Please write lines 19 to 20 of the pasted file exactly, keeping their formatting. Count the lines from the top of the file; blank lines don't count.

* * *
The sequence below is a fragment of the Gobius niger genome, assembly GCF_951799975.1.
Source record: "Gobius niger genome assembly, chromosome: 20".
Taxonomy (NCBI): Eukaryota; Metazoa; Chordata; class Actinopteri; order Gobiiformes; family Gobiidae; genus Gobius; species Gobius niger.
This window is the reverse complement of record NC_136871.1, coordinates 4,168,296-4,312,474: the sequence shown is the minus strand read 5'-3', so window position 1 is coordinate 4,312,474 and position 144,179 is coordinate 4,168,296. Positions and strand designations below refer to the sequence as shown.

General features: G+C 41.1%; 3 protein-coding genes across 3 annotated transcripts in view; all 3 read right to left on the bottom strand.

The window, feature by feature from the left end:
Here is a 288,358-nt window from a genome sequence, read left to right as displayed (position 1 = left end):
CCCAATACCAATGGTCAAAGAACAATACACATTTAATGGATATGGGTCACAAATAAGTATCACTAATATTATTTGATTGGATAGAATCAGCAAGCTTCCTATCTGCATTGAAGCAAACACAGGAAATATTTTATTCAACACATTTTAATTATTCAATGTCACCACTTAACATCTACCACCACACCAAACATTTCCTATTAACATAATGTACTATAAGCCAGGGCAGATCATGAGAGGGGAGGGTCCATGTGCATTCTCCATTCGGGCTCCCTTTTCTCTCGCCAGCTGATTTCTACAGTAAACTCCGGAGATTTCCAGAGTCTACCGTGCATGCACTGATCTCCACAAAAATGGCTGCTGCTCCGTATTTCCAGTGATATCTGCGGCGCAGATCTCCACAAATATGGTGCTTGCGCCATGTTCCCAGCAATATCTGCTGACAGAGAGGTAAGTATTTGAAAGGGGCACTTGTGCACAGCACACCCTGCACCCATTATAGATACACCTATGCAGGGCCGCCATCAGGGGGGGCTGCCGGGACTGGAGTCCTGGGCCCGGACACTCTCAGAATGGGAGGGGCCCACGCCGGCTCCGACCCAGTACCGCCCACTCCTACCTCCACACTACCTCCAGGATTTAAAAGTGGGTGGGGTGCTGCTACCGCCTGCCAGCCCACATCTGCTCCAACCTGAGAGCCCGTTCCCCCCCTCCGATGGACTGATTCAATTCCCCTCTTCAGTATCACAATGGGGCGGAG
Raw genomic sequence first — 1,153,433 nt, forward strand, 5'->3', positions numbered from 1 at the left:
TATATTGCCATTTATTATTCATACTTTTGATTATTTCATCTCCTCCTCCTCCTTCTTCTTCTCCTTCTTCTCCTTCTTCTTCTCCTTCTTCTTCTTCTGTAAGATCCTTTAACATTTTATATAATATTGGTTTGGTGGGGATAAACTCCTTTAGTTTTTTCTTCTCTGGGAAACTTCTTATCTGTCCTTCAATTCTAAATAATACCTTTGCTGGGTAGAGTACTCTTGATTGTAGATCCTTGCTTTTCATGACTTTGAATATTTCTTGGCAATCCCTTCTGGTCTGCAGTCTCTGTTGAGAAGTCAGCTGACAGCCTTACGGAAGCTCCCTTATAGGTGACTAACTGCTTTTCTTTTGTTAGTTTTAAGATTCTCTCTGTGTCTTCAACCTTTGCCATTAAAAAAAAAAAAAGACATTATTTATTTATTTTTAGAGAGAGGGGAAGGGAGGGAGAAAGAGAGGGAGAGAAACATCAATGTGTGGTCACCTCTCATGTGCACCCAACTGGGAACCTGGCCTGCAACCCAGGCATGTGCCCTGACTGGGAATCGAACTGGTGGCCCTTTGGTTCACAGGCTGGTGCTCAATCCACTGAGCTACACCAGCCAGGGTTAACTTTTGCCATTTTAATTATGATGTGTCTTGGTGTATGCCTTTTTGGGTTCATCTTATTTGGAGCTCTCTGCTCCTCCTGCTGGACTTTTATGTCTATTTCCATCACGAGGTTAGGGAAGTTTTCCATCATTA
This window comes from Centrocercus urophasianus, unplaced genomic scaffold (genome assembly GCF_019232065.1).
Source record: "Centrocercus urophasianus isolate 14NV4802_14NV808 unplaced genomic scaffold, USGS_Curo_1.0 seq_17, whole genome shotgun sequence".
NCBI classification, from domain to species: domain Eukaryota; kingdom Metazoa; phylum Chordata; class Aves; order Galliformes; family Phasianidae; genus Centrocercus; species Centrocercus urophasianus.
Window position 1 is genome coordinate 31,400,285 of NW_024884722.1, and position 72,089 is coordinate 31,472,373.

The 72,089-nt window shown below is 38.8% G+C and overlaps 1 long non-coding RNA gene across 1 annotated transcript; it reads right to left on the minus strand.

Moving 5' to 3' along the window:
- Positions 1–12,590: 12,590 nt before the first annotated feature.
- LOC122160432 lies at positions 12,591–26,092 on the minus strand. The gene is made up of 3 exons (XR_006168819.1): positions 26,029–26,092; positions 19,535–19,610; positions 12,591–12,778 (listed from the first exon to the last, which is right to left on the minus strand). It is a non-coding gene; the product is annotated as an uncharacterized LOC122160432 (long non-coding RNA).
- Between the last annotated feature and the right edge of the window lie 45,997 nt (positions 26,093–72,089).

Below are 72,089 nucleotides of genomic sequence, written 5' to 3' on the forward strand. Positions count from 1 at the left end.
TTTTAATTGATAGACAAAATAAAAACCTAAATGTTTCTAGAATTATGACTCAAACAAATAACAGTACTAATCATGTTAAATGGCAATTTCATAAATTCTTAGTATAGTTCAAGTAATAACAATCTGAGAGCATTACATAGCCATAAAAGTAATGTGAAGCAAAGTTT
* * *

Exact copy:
- Between the last annotated feature and the right edge of the window lie 45,997 nt (positions 26,093–72,089).

Below are 72,089 nucleotides of genomic sequence, written 5' to 3' on the forward strand. Positions count from 1 at the left end.